Pronunciation Guide

Spanish spelling has the pleasant characteristic of being more or less phonetic. This means that if you know how to pronounce the letters of a word, it's relatively easy to sound out the word itself.

Besides having a very small number of vowel sounds and a high predictablity of exactly what sound is represented by each letter, Spanish has a very clear set of rules about where a stress normally falls, and exceptions are noted with an "acute accent mark" ("´") over the vowel of the stressed syllable. Normally, words that end in a vowel, or in n or s, have the stress on the next-to-last syllable (muchacho = "mu-CHA-cho"); all other words without an explicit accent mark are stressed on the final syllable (hospital = "os-pee-TAL"). There are no secondary stresses within words.



  • like 'a' in "father".


  • like 'ay' in "hay".


  • like 'ee' in "see".


  • like 'o' in "rope".


  • like 'oo' in "hoop".


  • like 'ee' in "see".



  • like 'b' in "bed" (but no aspiration) at the beginning of a word and after 'm': boca. An approximant (a soft vibration sound almost like English 'v') elsewhere. See v below.


  • follows the same pronunciation pattern as in English. In most cases it is pronounced like 'k' in "kid": calle, doctor. When followed by 'e' or 'i', it is like 's' in "supper" (Latin America) or 'th' in "thin" (Spain): cine.


  • like 'ch' in "touch": muchacho


  • like 'd' in "dog" at the beginning of a word; like 'th' is "this" between vowels: dedo, pronounced "DAY-thoh"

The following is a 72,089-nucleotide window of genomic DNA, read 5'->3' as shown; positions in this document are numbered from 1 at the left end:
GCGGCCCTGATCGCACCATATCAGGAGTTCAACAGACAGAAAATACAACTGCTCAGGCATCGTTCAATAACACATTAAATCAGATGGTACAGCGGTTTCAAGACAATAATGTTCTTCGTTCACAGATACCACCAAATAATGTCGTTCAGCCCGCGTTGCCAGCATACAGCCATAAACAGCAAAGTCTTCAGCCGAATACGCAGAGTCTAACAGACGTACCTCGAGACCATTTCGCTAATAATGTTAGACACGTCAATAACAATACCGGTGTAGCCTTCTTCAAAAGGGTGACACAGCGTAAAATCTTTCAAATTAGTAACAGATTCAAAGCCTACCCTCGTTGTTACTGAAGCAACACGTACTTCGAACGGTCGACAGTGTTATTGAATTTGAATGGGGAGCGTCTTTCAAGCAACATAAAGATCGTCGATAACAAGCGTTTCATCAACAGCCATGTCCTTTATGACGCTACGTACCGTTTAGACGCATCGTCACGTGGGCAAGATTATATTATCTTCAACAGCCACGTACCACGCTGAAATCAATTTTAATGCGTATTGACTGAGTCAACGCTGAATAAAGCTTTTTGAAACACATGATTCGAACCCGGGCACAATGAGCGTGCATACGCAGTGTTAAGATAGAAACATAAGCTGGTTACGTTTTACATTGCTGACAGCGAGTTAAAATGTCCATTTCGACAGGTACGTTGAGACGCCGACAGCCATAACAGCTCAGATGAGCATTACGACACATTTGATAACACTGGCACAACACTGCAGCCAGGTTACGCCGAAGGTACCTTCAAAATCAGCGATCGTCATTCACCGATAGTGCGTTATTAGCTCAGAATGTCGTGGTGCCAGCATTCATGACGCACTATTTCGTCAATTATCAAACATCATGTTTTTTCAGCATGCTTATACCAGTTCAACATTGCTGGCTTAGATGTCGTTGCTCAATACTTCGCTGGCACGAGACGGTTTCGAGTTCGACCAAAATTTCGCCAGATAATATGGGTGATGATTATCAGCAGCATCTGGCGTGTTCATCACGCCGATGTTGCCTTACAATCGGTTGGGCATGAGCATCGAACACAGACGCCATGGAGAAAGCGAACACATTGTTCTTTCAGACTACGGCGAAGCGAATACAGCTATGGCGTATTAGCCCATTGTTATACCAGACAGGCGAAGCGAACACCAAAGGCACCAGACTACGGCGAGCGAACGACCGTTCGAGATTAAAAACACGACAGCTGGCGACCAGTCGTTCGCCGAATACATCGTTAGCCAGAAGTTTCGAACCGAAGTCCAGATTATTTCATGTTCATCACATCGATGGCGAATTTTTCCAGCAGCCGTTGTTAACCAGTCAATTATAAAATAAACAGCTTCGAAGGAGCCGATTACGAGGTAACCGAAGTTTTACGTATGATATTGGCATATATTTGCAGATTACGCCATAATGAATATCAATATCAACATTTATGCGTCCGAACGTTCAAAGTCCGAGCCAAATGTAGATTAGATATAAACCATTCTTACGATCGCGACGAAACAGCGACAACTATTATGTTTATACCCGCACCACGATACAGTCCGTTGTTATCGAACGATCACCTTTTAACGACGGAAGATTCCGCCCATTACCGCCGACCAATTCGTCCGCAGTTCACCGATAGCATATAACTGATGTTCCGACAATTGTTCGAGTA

• like 'f' in "fine": faro


  • when followed by 'e' or 'i', like a throaty 'h' (general = heh-neh-RAHL), otherwise like 'g' in "go" (gato). In the clusters "gue" and "gui", the 'u' is silent (guitarra), unless it bears a diaeresis, as in "güe" and "güi" (pedigüeño).

gu, gü

  • like 'Gu' in McGuire or 'w' in "wire" (agua, agüita)


  • silent: hora= OR-ah


  • like 'ch' in German "auch" (though it is often approximated well enough with English 'h'): jamón. Same sound as g followed by 'e' or 'i'.


  • like 'k' in "kid": kilo


  • like 'l' in "love": lápiz


  • like 'y' in "you" or, occasionally (in some parts of Latin America), like the English 's' in "measure": lluvia.


  • like 'm' in "mother": mano


  • like 'n' in "nice", and like 'n' in "anchor": noche, ancla


  • like 'ny' in "canyon": cañón, piñata


  • like 'p' in "pig": perro


  • like 'q' in "quiche" (always with a silent "u"): queso, pronounced KAY-so. See k above.

r, rr

  • Spanish has two 'r' sounds both of which are different from their counterpart in English. Some effort should be made to approximate them, to help listeners distinguish between perro ("dog") and pero ("but")... or perhaps to understand you at all.

single flap r (ere)

  • Always written "r", this sound is created by putting the tip of the tongue up against where the front of the roof of the mouth meets the upper teeth, very similar to the action English speakers make to pronounce l or d. To an English-speaking ear, it may sound a bit like a combined "d-r".

Particular care should be taken when r appears after a consonant, e.g. in the word otro ("other"). tr is a particular sound in English, which will not be recognized in Spanish. One must separate the two sounds out, as in wha(t) (r)ubbish, clicking the r properly.